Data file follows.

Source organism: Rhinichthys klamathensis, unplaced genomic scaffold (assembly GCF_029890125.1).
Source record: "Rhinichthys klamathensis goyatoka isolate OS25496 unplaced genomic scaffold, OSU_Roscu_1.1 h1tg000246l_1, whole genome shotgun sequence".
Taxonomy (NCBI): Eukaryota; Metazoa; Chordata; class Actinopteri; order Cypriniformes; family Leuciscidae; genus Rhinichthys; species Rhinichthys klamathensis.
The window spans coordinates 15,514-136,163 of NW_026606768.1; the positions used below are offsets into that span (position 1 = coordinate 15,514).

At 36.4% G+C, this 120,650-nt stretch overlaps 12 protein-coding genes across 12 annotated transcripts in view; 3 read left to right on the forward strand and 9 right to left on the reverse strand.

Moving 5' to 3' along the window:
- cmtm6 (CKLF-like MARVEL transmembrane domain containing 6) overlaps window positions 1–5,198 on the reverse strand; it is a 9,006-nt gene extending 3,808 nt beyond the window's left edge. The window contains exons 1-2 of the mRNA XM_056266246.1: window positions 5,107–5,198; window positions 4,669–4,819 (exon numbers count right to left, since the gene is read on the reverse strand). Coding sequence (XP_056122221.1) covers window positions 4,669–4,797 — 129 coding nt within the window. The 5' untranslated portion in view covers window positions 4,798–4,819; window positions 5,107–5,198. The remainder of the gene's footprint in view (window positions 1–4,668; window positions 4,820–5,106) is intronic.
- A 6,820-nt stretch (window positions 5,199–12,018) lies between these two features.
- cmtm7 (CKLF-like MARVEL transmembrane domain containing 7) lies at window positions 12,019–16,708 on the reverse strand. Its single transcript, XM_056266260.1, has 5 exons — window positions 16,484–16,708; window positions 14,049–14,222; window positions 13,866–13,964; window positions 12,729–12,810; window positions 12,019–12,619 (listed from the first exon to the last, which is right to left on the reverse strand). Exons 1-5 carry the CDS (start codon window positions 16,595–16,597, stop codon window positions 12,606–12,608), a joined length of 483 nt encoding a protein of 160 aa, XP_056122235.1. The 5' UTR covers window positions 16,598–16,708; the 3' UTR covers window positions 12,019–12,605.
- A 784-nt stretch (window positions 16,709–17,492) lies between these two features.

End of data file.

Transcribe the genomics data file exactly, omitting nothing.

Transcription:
Source organism: Rhinichthys klamathensis, unplaced genomic scaffold (assembly GCF_029890125.1).
Source record: "Rhinichthys klamathensis goyatoka isolate OS25496 unplaced genomic scaffold, OSU_Roscu_1.1 h1tg000246l_1, whole genome shotgun sequence".
Taxonomy (NCBI): Eukaryota; Metazoa; Chordata; class Actinopteri; order Cypriniformes; family Leuciscidae; genus Rhinichthys; species Rhinichthys klamathensis.
The window spans coordinates 15,514-136,163 of NW_026606768.1; the positions used below are offsets into that span (position 1 = coordinate 15,514).

At 36.4% G+C, this 120,650-nt stretch overlaps 12 protein-coding genes across 12 annotated transcripts in view; 3 read left to right on the forward strand and 9 right to left on the reverse strand.

Moving 5' to 3' along the window:
- cmtm6 (CKLF-like MARVEL transmembrane domain containing 6) overlaps window positions 1–5,198 on the reverse strand; it is a 9,006-nt gene extending 3,808 nt beyond the window's left edge. The window contains exons 1-2 of the mRNA XM_056266246.1: window positions 5,107–5,198; window positions 4,669–4,819 (exon numbers count right to left, since the gene is read on the reverse strand). Coding sequence (XP_056122221.1) covers window positions 4,669–4,797 — 129 coding nt within the window. The 5' untranslated portion in view covers window positions 4,798–4,819; window positions 5,107–5,198. The remainder of the gene's footprint in view (window positions 1–4,668; window positions 4,820–5,106) is intronic.
- A 6,820-nt stretch (window positions 5,199–12,018) lies between these two features.
- cmtm7 (CKLF-like MARVEL transmembrane domain containing 7) lies at window positions 12,019–16,708 on the reverse strand. Its single transcript, XM_056266260.1, has 5 exons — window positions 16,484–16,708; window positions 14,049–14,222; window positions 13,866–13,964; window positions 12,729–12,810; window positions 12,019–12,619 (listed from the first exon to the last, which is right to left on the reverse strand). Exons 1-5 carry the CDS (start codon window positions 16,595–16,597, stop codon window positions 12,606–12,608), a joined length of 483 nt encoding a protein of 160 aa, XP_056122235.1. The 5' UTR covers window positions 16,598–16,708; the 3' UTR covers window positions 12,019–12,605.
- A 784-nt stretch (window positions 16,709–17,492) lies between these two features.